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Original image by Paige Furness. Collage by Ta'Ron Joyner.

Why I'm Okay With Losing at the Woke Olympics

'We need to think about the ways in which the 'practice' of a Woke Olympics affords us public praise, but does little to engineer a meaningful everyday politics, IRL as well as URL.'

This essay is part of OkayAfrica's SA Reframed series, featuring personal writing from some of South Africa's best young writers edited by Verashni Pillay.

I never thought I'd write this piece, but let's face it, the woke thing has gone too far. And before I'm dismissed as another inequality apologist, and shoved in a corner with Kanye West, hear me out. Increasingly, particularly in virtual communities, we are moving towards a space in which 'wokeness' is less a process of being awakened, and more an attempt to weaponize whatever philosopher you read that week (that's if you didn't just catch the Fanon sparknotes on someone else's tweet). As a person deeply engaged in political and pop culture work, I have a front row seat to the ways in which we have replaced critical thinking with old school binary oppositions; used complicated vocabulary to spin our opponents into webs of words (with little substance) and have begun to operate with a kind of smugness previously reserved for university lecturers and people who like to say "I told you so".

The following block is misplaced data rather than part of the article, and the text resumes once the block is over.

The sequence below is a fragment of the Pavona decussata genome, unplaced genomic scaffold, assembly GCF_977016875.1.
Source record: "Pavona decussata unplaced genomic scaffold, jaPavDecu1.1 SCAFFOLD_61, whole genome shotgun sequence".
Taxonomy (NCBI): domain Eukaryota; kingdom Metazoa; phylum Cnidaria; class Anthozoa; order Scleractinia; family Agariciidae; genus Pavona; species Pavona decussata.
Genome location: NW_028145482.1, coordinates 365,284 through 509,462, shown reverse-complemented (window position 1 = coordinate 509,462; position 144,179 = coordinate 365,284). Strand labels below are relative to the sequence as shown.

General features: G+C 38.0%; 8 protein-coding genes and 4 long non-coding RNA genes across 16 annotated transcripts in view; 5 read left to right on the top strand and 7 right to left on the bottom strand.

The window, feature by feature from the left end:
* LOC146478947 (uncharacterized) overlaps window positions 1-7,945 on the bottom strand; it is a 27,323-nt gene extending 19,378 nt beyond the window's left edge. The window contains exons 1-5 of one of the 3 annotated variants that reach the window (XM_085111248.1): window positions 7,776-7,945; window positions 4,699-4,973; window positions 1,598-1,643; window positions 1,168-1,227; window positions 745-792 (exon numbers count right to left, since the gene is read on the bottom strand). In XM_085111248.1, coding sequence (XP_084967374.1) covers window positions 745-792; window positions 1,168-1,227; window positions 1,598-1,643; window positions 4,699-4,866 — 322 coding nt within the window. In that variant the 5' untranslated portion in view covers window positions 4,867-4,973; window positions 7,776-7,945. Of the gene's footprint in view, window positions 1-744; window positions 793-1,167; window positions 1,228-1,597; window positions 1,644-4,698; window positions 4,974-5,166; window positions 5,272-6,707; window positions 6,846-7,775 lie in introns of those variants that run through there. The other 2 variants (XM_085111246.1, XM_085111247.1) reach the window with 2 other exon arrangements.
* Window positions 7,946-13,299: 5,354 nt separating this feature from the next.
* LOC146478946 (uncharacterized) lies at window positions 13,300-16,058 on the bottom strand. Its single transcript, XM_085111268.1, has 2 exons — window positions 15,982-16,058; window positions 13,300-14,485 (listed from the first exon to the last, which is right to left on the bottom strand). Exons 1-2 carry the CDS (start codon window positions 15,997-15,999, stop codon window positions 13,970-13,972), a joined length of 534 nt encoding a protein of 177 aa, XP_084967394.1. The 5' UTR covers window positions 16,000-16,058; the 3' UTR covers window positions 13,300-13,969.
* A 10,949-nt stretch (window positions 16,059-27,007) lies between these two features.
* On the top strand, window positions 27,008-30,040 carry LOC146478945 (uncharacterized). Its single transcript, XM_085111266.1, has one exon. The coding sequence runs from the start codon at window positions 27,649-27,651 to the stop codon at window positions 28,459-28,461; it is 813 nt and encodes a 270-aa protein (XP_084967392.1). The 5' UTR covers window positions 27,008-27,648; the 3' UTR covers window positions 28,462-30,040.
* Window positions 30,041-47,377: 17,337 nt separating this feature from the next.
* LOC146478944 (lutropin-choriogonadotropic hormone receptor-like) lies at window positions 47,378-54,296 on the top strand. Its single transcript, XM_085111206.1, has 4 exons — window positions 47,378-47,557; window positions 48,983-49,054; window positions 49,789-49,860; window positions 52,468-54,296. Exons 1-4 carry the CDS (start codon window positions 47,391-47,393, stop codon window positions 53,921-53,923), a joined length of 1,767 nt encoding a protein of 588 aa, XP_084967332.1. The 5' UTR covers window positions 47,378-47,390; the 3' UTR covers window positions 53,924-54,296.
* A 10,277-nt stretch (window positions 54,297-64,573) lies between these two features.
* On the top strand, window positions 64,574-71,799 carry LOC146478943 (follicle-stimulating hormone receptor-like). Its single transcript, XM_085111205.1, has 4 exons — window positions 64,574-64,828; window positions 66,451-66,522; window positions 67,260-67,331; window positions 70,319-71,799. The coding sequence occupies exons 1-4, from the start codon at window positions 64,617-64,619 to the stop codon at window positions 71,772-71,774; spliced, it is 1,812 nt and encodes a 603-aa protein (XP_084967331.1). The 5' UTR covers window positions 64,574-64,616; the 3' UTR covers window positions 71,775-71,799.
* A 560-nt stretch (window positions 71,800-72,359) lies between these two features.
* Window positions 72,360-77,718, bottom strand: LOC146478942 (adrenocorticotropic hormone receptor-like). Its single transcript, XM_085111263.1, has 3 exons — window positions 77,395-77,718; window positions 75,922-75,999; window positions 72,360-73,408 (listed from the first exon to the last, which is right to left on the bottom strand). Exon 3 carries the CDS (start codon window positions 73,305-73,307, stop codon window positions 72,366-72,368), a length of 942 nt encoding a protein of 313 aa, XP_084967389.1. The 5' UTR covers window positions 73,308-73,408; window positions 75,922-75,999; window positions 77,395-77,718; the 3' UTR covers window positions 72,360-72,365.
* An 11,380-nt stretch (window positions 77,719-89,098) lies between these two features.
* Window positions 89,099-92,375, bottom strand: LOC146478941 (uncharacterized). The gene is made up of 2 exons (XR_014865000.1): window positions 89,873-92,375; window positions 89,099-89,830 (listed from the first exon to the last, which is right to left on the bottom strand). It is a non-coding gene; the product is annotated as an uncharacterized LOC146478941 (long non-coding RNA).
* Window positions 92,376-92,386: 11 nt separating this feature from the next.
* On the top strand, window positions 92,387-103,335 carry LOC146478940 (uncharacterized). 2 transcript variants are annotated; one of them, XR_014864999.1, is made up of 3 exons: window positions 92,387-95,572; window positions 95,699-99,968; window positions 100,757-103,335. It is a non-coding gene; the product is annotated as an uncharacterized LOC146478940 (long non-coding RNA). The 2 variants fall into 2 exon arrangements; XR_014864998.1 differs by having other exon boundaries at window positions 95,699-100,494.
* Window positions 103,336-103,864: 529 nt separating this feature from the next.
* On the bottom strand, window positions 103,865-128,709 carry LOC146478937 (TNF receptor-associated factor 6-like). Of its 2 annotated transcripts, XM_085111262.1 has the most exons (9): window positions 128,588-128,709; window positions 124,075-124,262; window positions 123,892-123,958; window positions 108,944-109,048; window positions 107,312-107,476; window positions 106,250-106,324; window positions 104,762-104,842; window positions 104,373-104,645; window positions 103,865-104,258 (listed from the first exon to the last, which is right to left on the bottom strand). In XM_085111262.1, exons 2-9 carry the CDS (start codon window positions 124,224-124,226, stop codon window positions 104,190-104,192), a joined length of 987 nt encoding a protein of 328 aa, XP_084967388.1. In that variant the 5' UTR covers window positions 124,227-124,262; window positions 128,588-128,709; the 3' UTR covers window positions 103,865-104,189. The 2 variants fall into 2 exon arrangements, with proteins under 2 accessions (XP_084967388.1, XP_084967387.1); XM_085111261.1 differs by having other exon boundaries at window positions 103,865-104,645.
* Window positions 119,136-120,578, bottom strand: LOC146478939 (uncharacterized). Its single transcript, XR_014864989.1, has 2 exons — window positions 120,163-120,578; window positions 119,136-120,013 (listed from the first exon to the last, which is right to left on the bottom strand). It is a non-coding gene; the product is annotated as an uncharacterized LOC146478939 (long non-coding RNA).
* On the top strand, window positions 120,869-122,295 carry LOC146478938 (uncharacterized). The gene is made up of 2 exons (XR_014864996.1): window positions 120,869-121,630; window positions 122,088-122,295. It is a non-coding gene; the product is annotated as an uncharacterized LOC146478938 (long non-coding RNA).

What does woke mean anyway?

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